I always wonder how many people got into The Shins because a very cute Natalie Portman said that the song ‘New Slang’ would change your life. If she would have suggested the same about Wilco, Pulp, or Metric, things in the indie scene might be very different. After all, in the mid 2000s we were all pretty much in the habit of doing what ever Natalie Portman said. In the 5 years that have elapsed since James Mercer and co. released Wincing the Night Away, all members of the band have left (or been kicked out) save for Mercer, and they have left their long time label Sub-Pop for major Columbia. You would think that this would signify a new direction for the band and in ways it does, but thankfully The Shins have another indie powerhouse of an album in Port of Morrow that is all it should be and more.
Mercer has an incredibly distinctive voice and it is coupled with a truly unique way of delivering melodies. From the very first line sung on the first track, ‘The Rifles Spiral,’ these key features let you know without a doubt that it is The Shins. The song’s production is more polished than usual, but the quirky guitar lines, complemented perfectly by Mercer’s low register, prove it to be a fantastic start to the album. After a strong start, they segue perfectly into the second track, ‘Simple Song.’ This track is the first single and it has an absolutely amazing video that is an extraordinary display of short-form story telling. This song would sound at home on either of their last two albums, and with its insanely catchy chorus, it is a perfect choice for the radio. From here the band takes it down a notch with ‘Its Only Life.’ This song is incredibly melancholy; you can easily imagine breaking up and putting this on the stereo as the soundtrack to packing up all your stuff to move out. They have a few other acoustic songs that are in the same vein which are good, but slightly forgettable, and they appear as the only slight missteps on the album. Next, The Shins take us on a journey through the decades as they get a bit retro with ‘Bait and Switch.’ On this track, their surf inspired guitar licks channel a sunny 1960s beach in California, or at least watching The Endless Summer on VHS. They bump up about a decade with the song ‘Fall of ’82,’ which wouldn’t sound out of place in the early ’70s, all the while keeping that same Shins flavour. And just when you think that what you have here is just another solid album to add to the already impressive history of The Shins, they hit you with the title track, ‘Port of Morrow.’ This is the first real departure from their signature sound on the album, and it features Mercer crooning in falsetto over lush strings and keys for a slightly creepy close to the album. The great thing about this song is that even at nearly 6 minutes in length, it never loses its focus or your attention.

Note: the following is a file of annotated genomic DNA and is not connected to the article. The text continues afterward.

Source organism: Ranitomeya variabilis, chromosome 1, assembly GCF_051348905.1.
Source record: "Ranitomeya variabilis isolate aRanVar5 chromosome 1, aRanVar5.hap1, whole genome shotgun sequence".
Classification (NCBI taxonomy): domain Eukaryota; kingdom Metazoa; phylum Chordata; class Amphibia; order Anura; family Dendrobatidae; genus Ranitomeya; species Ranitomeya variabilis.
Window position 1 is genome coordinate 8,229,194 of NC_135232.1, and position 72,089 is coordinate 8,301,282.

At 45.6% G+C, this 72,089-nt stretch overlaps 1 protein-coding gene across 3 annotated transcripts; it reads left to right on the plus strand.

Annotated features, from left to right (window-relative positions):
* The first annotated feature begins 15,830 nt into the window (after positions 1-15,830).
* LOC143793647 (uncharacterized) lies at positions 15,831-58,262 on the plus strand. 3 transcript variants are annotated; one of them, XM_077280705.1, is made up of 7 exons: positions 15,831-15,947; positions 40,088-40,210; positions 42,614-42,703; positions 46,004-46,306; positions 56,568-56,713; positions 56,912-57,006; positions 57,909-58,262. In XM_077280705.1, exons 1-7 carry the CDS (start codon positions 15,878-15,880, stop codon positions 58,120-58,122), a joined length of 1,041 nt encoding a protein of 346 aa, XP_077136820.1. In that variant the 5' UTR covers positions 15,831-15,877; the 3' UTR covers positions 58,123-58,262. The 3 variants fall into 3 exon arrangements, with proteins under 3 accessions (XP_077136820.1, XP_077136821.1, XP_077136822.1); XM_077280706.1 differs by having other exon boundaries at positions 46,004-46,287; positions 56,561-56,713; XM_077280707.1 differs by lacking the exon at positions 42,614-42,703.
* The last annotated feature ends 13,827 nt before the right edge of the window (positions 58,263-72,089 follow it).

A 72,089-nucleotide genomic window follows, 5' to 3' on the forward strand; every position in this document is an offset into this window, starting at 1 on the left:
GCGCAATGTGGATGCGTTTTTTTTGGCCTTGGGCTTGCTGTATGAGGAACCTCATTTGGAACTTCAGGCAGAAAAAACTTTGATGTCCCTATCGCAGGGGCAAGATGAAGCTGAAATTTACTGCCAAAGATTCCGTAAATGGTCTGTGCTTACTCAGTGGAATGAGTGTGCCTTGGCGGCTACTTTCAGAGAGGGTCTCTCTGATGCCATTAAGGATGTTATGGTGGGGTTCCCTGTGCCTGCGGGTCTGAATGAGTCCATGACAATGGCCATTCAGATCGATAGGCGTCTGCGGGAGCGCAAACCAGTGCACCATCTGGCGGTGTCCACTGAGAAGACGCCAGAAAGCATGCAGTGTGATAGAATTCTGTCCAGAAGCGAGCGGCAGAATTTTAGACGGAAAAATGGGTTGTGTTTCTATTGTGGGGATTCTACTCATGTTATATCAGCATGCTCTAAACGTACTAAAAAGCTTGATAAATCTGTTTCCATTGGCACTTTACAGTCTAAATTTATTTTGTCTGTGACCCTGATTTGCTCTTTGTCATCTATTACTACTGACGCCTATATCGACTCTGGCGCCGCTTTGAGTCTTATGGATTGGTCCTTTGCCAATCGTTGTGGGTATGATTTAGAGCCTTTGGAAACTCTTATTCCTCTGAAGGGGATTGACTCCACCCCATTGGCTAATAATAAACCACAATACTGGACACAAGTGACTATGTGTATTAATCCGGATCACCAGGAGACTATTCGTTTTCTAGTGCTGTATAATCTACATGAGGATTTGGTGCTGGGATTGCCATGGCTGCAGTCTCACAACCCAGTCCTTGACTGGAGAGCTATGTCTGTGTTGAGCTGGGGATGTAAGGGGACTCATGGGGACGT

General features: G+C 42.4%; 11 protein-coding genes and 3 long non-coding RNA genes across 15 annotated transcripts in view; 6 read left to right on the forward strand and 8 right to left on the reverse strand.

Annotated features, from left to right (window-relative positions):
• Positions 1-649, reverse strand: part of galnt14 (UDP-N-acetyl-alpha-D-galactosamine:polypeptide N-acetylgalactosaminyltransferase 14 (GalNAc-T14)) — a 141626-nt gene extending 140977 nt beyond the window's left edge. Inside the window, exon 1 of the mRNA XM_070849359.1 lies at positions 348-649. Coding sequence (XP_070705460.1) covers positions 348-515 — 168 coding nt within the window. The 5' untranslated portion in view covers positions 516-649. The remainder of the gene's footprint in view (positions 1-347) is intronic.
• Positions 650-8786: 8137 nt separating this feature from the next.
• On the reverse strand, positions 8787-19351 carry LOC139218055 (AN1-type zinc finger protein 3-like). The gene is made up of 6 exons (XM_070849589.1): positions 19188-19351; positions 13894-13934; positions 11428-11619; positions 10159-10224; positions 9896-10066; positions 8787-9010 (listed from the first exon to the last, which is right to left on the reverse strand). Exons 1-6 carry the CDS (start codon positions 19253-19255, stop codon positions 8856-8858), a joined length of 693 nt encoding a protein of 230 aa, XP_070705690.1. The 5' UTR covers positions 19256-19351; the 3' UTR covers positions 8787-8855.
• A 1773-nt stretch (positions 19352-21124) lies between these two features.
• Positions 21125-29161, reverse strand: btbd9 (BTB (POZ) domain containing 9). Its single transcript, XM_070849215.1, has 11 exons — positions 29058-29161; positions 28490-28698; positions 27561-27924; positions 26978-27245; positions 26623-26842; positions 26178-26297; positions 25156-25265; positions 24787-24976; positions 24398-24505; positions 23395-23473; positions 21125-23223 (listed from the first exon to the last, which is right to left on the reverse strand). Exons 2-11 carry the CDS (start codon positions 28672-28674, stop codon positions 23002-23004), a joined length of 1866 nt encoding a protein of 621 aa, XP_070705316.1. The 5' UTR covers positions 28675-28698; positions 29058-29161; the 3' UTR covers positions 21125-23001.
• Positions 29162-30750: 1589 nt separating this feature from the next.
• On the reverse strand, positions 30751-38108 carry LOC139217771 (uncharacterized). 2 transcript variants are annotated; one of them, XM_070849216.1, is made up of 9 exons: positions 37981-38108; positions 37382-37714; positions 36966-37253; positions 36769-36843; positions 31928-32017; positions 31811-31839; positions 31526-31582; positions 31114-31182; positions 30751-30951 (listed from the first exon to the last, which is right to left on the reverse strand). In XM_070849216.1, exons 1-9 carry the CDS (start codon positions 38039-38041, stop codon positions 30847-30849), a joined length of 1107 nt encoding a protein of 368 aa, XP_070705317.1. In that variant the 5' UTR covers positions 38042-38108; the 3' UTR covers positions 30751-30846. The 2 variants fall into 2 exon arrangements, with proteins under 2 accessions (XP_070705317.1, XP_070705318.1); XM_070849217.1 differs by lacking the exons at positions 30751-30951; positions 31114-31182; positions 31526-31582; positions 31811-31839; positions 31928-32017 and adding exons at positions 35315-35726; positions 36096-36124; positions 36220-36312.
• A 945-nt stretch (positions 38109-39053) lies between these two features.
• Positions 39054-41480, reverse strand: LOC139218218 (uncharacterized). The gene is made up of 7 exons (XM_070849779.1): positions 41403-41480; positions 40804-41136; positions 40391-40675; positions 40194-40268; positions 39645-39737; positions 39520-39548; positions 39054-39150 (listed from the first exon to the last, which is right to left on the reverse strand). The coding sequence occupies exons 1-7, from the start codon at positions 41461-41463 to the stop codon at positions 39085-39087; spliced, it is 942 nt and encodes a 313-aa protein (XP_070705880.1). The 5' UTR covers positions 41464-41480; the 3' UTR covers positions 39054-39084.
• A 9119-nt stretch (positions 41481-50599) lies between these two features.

Is it a perfect album? no, but it’s a really solid entry into their catalogue. The Shins retain enough of their signature sound to not alienate any fans but they push their music in enough new directions to stay fun, relevant, and most importantly, interesting. I wish all bands would be able to hit this balance of progression and nostalgia. There’s not much to say about this record except for, “If you like the Shins, it’s definitely worth the price of admission”.
RATING: Shins release another solid album that progresses the sound without losing any of the spirit we all know and love.